New Lightness

Photo | Baltic Yachts
Marginal Column

Above: Right on course: the Hetairos sets new standards in naval architecture and technical equipment.
Photo: Baltic Yachts

Photo | Bosch Rexroth AG

Baltic Yacht's Hetairos

The largest yacht ever built with lightweight materials is pointing the way to the future of shipbuilding. Also on board are leading-edge hydraulic systems made by Rexroth.

 

Baltic Yachts, specializing in high-performance cruisers, long kept developments under wraps. The only leak from the dock­yards at Pietarsaari, Finland, on the Gulf of Bothnia, was: an imposing yacht was being built using lightweight composites. Its name: Hetairos, an ancient Greek word for “companion”.

Unique due to high tech

Measuring 67 meters in total length, with the taller of the two masts reaching 62.5 meters into the salt air, the dimensions of the Hetairos are certainly phenomenal, but that’s not what’s actually so unusual. The ship is built using carbon fiber composites throughout: hull, deck and superstructures, even certain assemblies, engine mounts, piping and exhausts. This has never been seen before. The marine architects have saved an enormous amount of weight; the ship displaces just 230 tons. In modern yachts of a similar type, that figure is more than double.

A bit more keel?

The heart of the yacht is the integrated hydraulic system engineered for dual use. It drives not only the yacht itself, but the on-deck systems, as well. That means less weight and more space. The drive system comprises two 360-degree rotatable propellers (OYS), making for precise control when maneuvering in tight harbors. The engines also accelerate Hetairos up to 15 knots, or about 28 kilometers per hour. Usually, however, this vessel upholds the traditions of its class and moves exclusively with the force of the wind. To ensure that the ship glides over the waves with less underwater resistance, both the drives can be retracted into the hull. The keel is similar. Depending on the depth of the water and the desired degree of stability, it can be extended from three and a half to six or nine meters.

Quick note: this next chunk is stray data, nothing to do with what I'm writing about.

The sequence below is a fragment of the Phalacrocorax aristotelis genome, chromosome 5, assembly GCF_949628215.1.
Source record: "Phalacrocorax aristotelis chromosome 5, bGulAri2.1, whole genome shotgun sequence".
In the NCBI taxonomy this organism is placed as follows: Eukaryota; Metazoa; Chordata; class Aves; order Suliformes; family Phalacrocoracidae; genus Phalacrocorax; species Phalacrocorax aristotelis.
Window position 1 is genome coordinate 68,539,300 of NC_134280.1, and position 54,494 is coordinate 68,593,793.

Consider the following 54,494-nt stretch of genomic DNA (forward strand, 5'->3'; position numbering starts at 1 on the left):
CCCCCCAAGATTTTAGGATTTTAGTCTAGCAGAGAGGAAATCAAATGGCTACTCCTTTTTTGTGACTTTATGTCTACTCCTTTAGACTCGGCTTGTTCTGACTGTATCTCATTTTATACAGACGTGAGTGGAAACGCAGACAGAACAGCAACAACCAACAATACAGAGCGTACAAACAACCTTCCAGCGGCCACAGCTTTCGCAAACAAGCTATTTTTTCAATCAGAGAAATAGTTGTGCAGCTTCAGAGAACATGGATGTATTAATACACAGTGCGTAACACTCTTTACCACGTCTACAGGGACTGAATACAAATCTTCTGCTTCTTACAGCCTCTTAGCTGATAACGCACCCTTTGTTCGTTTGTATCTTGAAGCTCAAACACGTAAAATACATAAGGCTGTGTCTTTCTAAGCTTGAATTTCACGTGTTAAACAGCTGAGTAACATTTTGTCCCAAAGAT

Marine & Hydraulics Finland, a system integrator for Bosch Rexroth, worked closely with Baltic Yachts to develop the inno­vative tailor-made hydraulic system by using standard components by Rexroth. They also provided support during testing and commissioning. Four main engines (more than one hun­dred hydraulic devices on board) heed the commands of a Marex OS II system. A BODAS control unit, normally utilized in land vehicles, is integrated here between the Marex system, the main engine and the propulsion units. It coordinates both of the tasks assigned to the hydraulics: propulsion and control.

Thus the Hetairos sets new benchmarks in naval architecture, not only in terms of the engineering, but also in regard to the technical equipment. This also has been acknowledged by the yachting world at the World Superyacht Awards with the exclusive prize for “for her notable contribution to the technical ad­vancement of sailing superyachts.”